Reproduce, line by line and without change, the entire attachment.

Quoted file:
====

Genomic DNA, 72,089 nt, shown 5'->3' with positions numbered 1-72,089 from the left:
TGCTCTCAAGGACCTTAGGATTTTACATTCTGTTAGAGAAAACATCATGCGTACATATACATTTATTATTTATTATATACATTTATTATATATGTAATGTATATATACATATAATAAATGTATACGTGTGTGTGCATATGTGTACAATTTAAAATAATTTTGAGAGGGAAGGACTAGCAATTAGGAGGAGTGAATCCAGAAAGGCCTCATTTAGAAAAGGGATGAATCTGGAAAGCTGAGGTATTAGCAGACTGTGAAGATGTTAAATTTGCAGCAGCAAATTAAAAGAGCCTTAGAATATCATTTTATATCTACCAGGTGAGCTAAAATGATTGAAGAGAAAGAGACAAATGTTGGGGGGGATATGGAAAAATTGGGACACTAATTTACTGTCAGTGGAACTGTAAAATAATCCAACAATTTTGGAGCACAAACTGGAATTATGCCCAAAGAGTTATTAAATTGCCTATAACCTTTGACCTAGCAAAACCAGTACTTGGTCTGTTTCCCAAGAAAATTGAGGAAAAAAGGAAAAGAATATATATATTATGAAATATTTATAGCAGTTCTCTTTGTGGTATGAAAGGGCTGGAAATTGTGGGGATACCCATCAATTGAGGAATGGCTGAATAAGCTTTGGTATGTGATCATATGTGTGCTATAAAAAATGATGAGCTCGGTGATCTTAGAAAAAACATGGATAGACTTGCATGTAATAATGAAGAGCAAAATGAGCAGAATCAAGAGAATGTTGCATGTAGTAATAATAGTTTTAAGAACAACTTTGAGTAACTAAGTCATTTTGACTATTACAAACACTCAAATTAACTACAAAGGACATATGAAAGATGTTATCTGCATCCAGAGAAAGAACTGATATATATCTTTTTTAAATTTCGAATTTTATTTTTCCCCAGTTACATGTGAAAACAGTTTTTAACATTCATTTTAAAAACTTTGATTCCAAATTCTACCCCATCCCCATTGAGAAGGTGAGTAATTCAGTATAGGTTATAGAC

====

Genomic DNA, 72,089 nt, shown 5'->3' with positions numbered 1-72,089 from the left:
TGCTCTCAAGGACCTTAGGATTTTACATTCTGTTAGAGAAAACATCATGCGTACATATACATTTATTATTTATTATATACATTTATTATATATGTAATGTATATATACATATAATAAATGTATACGTGTGTGTGCATATGTGTACAATTTAAAATAATTTTGAGAGGGAAGGACTAGCAATTAGGAGGAGTGAATCCAGAAAGGCCTCATTTAGAAAAGGGATGAATCTGGAAAGCTGAGGTATTAGCAGACTGTGAAGATGTTAAATTTGCAGCAGCAAATTAAAAGAGCCTTAGAATATCATTTTATATCTACCAGGTGAGCTAAAATGATTGAAGAGAAAGAGACAAATGTTGGGGGGGATATGGAAAAATTGGGACACTAATTTACTGTCAGTGGAACTGTAAAATAATCCAACAATTTTGGAGCACAAACTGGAATTATGCCCAAAGAGTTATTAAATTGCCTATAACCTTTGACCTAGCAAAACCAGTACTTGGTCTGTTTCCCAAGAAAATTGAGGAAAAAAGGAAAAGAATATATATATTATGAAATATTTATAGCAGTTCTCTTTGTGGTATGAAAGGGCTGGAAATTGTGGGGATACCCATCAATTGAGGAATGGCTGAATAAGCTTTGGTATGTGATCATATGTGTGCTATAAAAAATGATGAGCTCGGTGATCTTAGAAAAAACATGGATAGACTTGCATGTAATAATGAAGAGCAAAATGAGCAGAATCAAGAGAATGTTGCATGTAGTAATAATAGTTTTAAGAACAACTTTGAGTAACTAAGTCATTTTGACTATTACAAACACTCAAATTAACTACAAAGGACATATGAAAGATGTTATCTGCATCCAGAGAAAGAACTGATATATATCTTTTTTAAATTTCGAATTTTATTTTTCCCCAGTTACATGTGAAAACAGTTTTTAACATTCATTTTAAAAACTTTGATTCCAAATTCTACCCCATCCCCATTGAGAAGGTGAGTAATTCAGTATAGGTTATAGAC